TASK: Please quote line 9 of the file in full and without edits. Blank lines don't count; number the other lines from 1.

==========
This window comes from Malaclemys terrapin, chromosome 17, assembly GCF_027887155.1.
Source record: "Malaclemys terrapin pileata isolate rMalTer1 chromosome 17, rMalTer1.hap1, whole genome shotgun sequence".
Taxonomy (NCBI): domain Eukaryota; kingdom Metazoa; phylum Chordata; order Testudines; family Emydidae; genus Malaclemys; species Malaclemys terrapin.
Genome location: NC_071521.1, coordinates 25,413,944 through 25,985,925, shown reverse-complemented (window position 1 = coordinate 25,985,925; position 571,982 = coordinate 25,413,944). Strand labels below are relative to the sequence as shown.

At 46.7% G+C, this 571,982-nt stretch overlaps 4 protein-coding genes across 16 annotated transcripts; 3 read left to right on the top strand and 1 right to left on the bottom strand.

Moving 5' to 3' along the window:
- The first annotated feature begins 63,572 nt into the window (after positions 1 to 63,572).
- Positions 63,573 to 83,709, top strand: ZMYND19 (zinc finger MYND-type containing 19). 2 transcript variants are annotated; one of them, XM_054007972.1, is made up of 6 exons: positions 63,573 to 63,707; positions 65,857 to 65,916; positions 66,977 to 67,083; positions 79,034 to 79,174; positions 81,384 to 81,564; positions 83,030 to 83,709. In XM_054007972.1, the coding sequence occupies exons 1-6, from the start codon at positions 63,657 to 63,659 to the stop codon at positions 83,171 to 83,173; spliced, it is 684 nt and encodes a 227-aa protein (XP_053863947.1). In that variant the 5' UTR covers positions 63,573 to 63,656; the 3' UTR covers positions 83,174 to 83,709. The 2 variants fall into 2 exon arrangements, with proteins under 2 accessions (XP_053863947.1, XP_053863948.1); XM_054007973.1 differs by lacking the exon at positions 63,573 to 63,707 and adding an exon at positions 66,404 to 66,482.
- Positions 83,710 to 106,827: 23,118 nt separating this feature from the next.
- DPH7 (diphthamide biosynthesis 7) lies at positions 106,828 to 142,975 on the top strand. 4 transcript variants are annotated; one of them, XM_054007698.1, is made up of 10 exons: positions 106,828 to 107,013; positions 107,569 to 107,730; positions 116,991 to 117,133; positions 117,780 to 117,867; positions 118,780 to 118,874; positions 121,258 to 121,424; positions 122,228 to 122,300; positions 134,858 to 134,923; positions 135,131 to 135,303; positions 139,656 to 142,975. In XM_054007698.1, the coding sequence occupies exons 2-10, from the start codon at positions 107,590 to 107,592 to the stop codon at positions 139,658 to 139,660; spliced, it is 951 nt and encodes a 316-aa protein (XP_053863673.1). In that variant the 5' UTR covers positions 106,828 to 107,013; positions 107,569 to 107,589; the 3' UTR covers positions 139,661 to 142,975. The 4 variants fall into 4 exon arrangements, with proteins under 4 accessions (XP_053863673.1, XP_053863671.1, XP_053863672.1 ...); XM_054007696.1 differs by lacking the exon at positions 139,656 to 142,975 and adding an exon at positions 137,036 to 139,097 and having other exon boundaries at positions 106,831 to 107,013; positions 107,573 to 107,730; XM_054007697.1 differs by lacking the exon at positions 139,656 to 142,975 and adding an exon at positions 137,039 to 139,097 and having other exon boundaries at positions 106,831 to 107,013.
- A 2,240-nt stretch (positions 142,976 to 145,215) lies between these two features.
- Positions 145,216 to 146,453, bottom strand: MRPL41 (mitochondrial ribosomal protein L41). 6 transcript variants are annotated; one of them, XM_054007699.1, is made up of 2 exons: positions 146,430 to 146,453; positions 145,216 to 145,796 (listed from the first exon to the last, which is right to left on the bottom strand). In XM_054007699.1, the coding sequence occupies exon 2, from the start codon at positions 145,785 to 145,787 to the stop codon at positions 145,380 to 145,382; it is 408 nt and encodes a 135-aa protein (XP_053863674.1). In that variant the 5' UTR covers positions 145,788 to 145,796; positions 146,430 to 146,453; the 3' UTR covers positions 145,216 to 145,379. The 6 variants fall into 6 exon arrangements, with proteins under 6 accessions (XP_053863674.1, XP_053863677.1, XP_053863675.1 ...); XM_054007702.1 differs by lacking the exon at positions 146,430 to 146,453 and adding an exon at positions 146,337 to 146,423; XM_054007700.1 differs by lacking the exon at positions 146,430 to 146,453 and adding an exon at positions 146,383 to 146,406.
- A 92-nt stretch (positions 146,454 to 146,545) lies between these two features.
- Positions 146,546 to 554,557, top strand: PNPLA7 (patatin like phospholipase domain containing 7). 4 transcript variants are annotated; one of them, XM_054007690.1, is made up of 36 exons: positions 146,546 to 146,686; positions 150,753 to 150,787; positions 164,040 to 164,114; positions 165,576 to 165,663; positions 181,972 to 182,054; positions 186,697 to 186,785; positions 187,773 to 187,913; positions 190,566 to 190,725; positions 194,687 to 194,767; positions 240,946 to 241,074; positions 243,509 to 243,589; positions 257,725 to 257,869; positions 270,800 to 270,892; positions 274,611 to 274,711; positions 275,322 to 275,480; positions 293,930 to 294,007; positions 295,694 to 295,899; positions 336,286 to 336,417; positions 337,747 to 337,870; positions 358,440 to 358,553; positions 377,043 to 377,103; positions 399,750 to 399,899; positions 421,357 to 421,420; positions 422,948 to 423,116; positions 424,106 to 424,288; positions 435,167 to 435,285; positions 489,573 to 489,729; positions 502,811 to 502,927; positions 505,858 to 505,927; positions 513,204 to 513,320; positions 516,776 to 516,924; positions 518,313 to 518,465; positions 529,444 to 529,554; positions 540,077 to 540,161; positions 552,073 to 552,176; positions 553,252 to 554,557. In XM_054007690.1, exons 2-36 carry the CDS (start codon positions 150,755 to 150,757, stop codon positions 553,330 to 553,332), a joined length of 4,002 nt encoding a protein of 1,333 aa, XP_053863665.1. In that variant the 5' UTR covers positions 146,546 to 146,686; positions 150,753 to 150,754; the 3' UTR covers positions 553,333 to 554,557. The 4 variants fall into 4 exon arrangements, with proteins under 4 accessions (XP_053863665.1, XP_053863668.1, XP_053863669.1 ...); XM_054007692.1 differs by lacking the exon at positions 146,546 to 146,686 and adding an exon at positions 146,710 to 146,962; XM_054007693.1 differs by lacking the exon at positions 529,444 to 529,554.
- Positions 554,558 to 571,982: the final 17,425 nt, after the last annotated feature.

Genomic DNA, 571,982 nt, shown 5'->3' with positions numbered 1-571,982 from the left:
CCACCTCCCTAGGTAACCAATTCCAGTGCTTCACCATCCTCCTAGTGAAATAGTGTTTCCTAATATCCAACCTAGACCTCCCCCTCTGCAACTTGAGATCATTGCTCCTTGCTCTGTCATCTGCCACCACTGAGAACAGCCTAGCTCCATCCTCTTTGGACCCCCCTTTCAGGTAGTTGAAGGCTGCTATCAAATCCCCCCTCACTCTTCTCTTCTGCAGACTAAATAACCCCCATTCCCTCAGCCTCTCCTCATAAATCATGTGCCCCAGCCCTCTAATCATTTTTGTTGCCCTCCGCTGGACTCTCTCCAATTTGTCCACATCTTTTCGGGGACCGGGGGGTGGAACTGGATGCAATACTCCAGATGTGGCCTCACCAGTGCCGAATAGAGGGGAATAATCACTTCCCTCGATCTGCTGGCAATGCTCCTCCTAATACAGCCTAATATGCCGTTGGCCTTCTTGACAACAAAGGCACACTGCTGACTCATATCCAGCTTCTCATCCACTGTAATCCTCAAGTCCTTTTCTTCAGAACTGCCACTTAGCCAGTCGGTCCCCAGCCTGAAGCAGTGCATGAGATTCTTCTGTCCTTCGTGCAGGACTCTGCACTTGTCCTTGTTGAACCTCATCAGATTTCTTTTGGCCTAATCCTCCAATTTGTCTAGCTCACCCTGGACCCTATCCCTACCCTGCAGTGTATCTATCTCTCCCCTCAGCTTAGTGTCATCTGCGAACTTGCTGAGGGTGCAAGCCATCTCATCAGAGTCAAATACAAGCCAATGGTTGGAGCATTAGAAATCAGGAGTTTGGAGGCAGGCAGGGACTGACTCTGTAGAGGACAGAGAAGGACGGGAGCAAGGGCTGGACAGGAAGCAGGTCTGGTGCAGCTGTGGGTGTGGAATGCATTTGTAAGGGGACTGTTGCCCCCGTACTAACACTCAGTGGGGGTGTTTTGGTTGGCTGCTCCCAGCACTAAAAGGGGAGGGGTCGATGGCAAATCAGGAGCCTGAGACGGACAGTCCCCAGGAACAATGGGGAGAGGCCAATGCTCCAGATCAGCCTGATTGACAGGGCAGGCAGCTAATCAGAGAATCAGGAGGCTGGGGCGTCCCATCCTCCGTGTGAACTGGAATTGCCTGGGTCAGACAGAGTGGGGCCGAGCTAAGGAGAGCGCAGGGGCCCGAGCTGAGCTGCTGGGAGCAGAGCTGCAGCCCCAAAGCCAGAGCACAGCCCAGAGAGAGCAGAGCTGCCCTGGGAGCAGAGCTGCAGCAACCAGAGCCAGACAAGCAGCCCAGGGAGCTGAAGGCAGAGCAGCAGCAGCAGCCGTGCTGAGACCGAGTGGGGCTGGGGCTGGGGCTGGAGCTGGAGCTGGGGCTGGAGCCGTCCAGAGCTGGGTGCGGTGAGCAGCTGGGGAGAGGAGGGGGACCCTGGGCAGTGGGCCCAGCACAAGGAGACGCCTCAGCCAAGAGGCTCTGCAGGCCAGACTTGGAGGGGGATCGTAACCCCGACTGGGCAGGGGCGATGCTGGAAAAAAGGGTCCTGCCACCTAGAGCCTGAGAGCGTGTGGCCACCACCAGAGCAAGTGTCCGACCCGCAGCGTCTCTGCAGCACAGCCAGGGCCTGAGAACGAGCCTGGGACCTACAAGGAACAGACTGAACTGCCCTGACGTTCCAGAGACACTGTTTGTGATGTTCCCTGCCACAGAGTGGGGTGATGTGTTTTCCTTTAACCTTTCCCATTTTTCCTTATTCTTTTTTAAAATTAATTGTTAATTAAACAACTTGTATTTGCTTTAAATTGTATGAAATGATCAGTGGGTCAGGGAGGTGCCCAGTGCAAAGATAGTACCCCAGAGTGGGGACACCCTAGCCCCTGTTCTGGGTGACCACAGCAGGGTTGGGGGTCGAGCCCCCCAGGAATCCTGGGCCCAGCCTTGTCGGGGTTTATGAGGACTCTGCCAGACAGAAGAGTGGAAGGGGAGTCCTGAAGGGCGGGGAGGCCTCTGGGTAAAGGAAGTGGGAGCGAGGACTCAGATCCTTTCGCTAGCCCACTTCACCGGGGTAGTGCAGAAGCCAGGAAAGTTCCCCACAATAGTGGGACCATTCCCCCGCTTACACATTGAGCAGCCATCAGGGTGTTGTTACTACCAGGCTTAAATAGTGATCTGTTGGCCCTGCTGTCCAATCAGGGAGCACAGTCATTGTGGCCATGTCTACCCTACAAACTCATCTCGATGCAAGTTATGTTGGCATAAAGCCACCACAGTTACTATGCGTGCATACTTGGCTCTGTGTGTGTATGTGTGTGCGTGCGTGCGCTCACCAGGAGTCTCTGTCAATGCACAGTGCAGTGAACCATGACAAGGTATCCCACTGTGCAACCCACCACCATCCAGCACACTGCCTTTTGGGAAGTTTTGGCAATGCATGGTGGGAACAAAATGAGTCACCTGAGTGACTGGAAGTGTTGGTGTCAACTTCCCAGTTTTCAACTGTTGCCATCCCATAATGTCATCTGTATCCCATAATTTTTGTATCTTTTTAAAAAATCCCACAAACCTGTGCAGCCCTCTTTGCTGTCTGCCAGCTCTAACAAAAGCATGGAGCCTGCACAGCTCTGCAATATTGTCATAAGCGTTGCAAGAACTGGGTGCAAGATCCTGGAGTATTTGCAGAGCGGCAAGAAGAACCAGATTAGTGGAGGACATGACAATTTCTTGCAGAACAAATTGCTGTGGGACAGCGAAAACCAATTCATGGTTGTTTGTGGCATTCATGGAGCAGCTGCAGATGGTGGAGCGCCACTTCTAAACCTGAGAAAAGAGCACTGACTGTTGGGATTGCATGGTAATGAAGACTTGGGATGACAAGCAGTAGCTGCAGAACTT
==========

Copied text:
- Positions 83,710 to 106,827: 23,118 nt separating this feature from the next.